Tampa mayor Bob Buckhorn calls for rail, criticizes Tallahassee's obstruction

Tampa Mayor Bob Buckhorn, while focusing on transportation issues in his State of the City speech Tuesday, says it’s time state government got on board. “Tallahassee needs to let cities decide for themselves what their future’s going to look like.”
Tampa Mayor Bob Buckhorn, while focusing on transportation issues in his State of the City speech Tuesday, says it’s time state government got on board. “Tallahassee needs to let cities decide for themselves what their future’s going to look like.”
Published Mar. 27, 2013

TAMPA — In a speech filled with talk of teamwork and cooperation, Tampa Mayor Bob Buckhorn delivered this don't-mess-with-us challenge:

"We can be a region with a first-class transportation system," Buckhorn said during his second State of the City speech on Tuesday. "We need mobility options now. That means bus rapid transit, that means (high-occupancy vehicle lanes), and it darn sure means rail.

"Tallahassee needs to let cities decide for themselves what their future's going to look like," said Buckhorn, who has lobbied the Legislature to let Florida's largest cities hold their own sales tax referendums. That could give Tampa a second chance at the kind of transit referendum that was defeated in unincorporated Hillsborough three years ago even as it won precincts inside the city.

He went on to allude to Gov. Rick Scott's decision to turn away $2 billion from the Obama administration to build high-speed rail from Tampa to Orlando.

"Don't tell me that I have to listen to the mayor of Detroit thank me because he's building his light rail system with our money," Buckhorn said. "If folks in Tallahassee don't want to support us, we'll find folks in Tallahassee that will."

That got a big round of applause, one of 18 such interruptions during the 28-minute speech from a crowd of about 600 city employees, other local officials, business owners and neighborhood activists.

"This is the strongest statement I have seen him make about transit and rail during the two years I've been here," City Council member Mike Suarez said afterward. "It was much welcomed."

For the most part, though, Buckhorn stuck to themes he's focused on during his first two years in office:

• The improvement of the city's relationship with Hillsborough County officials. ("Never been better," Buckhorn said.)

• The opportunities to become a gateway to Latin America offered by the expansion of the Panama Canal and international flights to Tampa International Airport. ("I'm not playing second-fiddle to Miami. It's our turn.")

• The welcome re-emergence of interest in downtown. ("It's an exciting time. Three new residential towers have been announced in the last three months.")

• The need to make Tampa competitive with vibrant, tech-savvy Sunbelt cities like San Diego, Austin, Texas and Raleigh-Durham, N.C. ("We're not fighting with St. Petersburg. We're not even competing with Orlando. … I am not losing my two little girls to Charlotte, N.C. I will be darned to let that happen.")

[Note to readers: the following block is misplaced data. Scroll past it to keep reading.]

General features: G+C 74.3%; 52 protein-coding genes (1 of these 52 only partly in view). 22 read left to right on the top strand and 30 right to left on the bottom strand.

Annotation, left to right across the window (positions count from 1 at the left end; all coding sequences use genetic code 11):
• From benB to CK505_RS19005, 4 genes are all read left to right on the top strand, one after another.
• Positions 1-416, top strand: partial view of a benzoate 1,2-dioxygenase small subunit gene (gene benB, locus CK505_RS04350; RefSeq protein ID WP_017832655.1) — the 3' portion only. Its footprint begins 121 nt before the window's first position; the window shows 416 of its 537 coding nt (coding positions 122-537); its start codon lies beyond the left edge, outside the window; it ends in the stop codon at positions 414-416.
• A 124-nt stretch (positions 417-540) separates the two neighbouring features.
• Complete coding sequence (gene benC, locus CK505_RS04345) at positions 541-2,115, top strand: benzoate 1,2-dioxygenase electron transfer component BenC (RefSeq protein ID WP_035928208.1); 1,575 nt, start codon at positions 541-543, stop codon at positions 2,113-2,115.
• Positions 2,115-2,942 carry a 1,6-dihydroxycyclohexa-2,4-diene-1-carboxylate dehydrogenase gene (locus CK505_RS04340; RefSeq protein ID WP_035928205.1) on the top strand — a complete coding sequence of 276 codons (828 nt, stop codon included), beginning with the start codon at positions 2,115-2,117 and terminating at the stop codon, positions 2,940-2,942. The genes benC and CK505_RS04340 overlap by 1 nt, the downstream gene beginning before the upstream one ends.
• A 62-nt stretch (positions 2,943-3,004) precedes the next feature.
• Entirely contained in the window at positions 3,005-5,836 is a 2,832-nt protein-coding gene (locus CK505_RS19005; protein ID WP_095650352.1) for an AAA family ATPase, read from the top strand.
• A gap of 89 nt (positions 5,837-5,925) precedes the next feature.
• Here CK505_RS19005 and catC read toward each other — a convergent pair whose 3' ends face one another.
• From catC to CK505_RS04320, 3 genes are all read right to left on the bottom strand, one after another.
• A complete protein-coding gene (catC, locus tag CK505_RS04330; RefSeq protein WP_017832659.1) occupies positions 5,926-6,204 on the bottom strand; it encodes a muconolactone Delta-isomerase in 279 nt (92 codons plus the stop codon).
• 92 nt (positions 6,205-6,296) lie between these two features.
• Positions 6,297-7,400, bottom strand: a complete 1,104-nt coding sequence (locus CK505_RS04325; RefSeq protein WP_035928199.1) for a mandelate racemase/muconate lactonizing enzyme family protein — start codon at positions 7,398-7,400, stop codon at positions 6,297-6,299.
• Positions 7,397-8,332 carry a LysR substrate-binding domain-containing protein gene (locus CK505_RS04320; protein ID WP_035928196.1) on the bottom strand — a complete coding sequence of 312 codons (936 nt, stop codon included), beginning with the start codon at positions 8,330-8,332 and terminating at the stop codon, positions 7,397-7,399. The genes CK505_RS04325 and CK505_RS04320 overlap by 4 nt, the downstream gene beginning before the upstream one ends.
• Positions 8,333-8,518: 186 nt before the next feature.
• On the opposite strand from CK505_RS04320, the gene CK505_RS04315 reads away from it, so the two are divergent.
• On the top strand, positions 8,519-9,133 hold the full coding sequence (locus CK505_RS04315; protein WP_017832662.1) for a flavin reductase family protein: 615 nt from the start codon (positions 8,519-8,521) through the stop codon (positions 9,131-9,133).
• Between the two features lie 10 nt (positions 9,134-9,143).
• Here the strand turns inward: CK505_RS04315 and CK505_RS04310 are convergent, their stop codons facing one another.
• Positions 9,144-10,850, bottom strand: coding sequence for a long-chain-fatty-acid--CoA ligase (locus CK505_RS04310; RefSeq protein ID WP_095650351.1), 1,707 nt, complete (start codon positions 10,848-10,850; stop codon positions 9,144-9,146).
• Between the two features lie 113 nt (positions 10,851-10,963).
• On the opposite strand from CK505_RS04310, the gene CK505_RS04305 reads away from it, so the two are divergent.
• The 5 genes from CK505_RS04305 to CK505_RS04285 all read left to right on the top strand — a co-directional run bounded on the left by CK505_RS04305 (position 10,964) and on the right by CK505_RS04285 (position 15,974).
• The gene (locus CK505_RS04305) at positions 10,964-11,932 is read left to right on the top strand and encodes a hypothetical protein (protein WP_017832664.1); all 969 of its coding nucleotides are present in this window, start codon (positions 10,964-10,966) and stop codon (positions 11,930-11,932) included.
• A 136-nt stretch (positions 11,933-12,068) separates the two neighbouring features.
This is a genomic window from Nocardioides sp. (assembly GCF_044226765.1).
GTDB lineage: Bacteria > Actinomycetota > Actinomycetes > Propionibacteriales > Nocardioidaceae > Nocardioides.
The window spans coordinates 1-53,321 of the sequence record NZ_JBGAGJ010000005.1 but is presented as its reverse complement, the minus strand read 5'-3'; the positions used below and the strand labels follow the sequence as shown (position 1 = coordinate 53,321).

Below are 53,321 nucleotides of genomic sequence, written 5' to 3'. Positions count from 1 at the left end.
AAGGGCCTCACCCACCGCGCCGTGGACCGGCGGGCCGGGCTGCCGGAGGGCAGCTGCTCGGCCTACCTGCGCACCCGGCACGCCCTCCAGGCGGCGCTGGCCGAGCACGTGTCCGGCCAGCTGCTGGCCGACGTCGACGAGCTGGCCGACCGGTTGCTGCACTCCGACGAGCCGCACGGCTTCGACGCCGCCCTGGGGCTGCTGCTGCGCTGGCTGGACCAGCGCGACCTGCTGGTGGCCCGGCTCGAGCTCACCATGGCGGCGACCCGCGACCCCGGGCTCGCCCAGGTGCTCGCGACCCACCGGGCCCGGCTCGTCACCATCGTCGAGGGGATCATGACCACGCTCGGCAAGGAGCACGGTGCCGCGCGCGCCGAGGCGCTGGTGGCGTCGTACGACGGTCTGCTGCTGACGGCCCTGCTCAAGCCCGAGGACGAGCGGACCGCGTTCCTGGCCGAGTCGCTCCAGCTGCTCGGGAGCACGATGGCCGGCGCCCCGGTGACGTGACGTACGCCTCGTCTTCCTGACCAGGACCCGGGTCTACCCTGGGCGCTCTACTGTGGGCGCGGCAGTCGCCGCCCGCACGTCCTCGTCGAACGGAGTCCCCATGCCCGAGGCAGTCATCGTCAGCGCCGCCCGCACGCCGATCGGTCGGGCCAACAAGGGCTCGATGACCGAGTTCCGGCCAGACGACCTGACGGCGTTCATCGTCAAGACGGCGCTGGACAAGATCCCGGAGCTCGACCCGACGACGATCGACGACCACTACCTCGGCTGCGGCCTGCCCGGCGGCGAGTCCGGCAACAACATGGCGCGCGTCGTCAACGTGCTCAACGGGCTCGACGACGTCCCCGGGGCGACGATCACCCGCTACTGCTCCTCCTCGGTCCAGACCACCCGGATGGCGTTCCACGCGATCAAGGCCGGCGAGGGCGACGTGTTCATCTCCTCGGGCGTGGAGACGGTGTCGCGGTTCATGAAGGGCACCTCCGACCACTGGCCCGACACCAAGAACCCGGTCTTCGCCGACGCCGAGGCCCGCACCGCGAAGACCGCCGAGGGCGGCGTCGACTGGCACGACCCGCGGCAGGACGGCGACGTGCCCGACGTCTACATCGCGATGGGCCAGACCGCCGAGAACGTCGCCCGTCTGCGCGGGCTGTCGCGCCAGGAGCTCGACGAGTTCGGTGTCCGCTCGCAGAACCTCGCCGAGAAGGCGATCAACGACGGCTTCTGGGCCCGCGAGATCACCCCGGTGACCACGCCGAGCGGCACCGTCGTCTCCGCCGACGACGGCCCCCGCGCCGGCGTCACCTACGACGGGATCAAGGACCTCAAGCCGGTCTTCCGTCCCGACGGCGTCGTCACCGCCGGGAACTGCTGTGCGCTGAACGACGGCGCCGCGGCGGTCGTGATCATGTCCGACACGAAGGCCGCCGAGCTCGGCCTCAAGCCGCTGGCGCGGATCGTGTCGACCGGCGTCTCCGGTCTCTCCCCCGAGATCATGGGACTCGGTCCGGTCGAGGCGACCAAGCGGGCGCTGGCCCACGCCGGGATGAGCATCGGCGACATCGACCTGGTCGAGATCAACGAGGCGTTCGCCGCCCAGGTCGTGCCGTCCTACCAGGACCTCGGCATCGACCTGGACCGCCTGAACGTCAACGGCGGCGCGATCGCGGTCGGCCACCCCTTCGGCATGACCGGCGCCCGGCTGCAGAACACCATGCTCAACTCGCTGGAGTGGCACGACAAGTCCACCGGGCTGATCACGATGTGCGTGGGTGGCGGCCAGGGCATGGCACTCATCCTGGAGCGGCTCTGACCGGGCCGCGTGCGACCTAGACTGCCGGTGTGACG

• The goal of making the Hillsborough River the center of downtown activity. ("For too long, we've turned our back on the river. … For too long, we've failed to realize that that river is the best asset we have as a community.")

• And the importance of reducing blight in inner-city neighborhoods hit hard by the housing crash and foreclosure crisis. ("As Jackson Heights goes, so goes Palma Ceia. As College Hill goes, so goes Culbreath Isles. As East Tampa and West Tampa go, so goes New Tampa.")

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With a projected revenue shortfall of about $20 million, Buckhorn said putting together the city's budget for the 2013-14 fiscal year will be tough, but "hopefully, this is the last bad year."

Buckhorn chose to give his second State of the City address inside the long-vacant former Kress department store in downtown Tampa.

Like the old federal courthouse, which is being turned into a boutique hotel, Buckhorn said the Kress should be redeveloped in a way that makes the best use of its high ceilings, pendant lights and other historic touches. (Owner Jeannette Jason said some development concepts are in discussion, including for the adaptive reuse of the Kress building, but there's nothing to announce.)

But Buckhorn also noted that the Kress stands next to the old Woolworth's lunch counter, where 53 years ago a 21-year-old Clarence Fort, who led the NAACP youth council, the Rev. A. Leon Lowry and 50 black high school students asked to be served.

The sit-in inspired similar protests that spread across Tampa Bay, and six months later city officials desegregated Tampa's lunch counters without incident.

Fort, who was in the audience, said after the speech that he's known Buckhorn for years and that during the campaign Buckhorn told him, "if I ever get in there, we won't forget you and this building."

To Buckhorn, the stories of Tampa's grand old buildings and brave young leaders both point in the same direction.

"These old buildings, the Kress building and the federal courthouse, are part of Tampa's history, but more importantly they're part of Tampa's future," he said. "We stand here today on the shoulders of many who came before us, people like Clarence Fort, and we are charged with transforming their history into a bright future. … Tampa, it's time to think big."

Richard Danielson can be reached at or (813) 226-3403.